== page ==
All car makers are putting efforts in making vehicles more environmental friendly these days. Hybrid engines and better gas mileage is what most of them focus on. A new partnership between Coca Cola and Ford shows there are other aspects that can be improved. The PlantBotle technology will be used in the interior of the new Ford Fusion Energi – a hybrid vehicle currently in development by the car company. A demonstration model outfitted with the first-ever fabric covering for seat cushions, head restraints and more made with Coke’s PlantBottle Technology will be showcased next week at the Los Angeles Auto Show.
“We hope to drive awareness that PlantBottle Technology can be used across the entire polyester universe – in everything from the inside of a car, to carpet, to clothing,” said Scott Vitters, general manager of the PlantBottle packaging platform at Coca-Cola “Ford is highlighting the potential for a future of renewably sourced, low-carbon polyester fibers that can be recycled again and again.”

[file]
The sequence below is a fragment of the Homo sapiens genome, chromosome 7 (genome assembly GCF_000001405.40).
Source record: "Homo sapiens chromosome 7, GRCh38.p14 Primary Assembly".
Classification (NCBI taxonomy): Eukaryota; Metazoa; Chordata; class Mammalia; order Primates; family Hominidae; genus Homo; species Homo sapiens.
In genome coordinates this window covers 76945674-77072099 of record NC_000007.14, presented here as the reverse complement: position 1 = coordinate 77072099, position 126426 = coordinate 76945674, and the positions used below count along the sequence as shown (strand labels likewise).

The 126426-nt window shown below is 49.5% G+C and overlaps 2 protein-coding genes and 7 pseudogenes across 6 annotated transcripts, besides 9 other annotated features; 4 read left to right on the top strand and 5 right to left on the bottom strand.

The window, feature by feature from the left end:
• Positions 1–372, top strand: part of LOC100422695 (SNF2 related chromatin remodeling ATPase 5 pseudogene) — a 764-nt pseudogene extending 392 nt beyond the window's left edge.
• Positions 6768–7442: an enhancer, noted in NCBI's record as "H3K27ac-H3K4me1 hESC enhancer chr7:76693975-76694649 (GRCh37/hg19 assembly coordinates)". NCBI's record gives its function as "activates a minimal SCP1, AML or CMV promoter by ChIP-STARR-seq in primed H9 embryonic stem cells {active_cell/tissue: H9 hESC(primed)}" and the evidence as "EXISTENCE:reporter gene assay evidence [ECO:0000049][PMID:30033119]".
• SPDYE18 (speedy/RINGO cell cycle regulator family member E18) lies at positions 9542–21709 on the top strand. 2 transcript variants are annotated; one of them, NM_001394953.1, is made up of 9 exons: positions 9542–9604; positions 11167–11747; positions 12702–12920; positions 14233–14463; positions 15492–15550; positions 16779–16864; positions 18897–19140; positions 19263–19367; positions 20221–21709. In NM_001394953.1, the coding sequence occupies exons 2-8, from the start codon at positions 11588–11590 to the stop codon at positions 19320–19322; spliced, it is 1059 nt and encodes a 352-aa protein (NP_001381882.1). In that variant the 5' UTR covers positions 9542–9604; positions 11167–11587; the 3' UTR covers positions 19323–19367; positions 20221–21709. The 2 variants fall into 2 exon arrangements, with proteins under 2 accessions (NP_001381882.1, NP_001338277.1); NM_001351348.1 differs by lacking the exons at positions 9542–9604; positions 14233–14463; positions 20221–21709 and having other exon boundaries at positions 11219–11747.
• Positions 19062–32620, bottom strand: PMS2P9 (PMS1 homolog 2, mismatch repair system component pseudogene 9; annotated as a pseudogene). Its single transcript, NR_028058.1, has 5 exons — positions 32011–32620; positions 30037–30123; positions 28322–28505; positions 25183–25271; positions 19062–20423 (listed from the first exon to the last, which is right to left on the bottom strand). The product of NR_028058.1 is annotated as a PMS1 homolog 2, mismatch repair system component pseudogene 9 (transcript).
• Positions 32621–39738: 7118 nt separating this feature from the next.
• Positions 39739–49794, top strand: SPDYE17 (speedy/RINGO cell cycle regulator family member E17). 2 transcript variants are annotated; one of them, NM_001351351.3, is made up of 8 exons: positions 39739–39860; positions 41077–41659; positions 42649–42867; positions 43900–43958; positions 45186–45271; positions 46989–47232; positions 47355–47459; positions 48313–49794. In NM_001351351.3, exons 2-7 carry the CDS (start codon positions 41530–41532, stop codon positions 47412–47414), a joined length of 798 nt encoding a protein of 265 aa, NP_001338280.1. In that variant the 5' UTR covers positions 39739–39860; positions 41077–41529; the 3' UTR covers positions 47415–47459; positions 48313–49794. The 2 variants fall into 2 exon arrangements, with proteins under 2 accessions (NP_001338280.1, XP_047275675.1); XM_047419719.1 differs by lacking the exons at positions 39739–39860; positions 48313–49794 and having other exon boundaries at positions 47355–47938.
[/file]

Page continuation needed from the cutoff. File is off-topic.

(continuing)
Scientists and engineers at the two companies co-developed a fiber using PlantBottle material that could be woven into durable, automotive-grade PET fabric. Ford is evaluating the potential of using the material in other applications. The PlantBotle technology essentially uses biofuels, in this case sugar cane ethanol, to create a modified PET, which is a type of plastic resin used commonly for bottles. Coca-Cola said that it’s already distributed over 18 billion PlantBottle packages, which has saved them 400,000 barrels of oil. If the new fabric will be used in the majority of U.S. Ford models, it would save a further 6,000 barrels of oil.
The Fusion Energi – Ford’s most fuel-efficient sedan – was the natural choice for a test vehicle, given its “eco-friendly halo.” Other renewable materials are featured throughout the vehicle, from carpet liner made from sound-absorbing denim, to seat-cushion foam made with soybeans. “People who buy a hybrid plug-in vehicle are more environmentally conscious than the average car buyer,” said John Viera, global director of sustainability and vehicle environmental matters, Ford Motor Company “And they’re interested in more than great fuel economy.”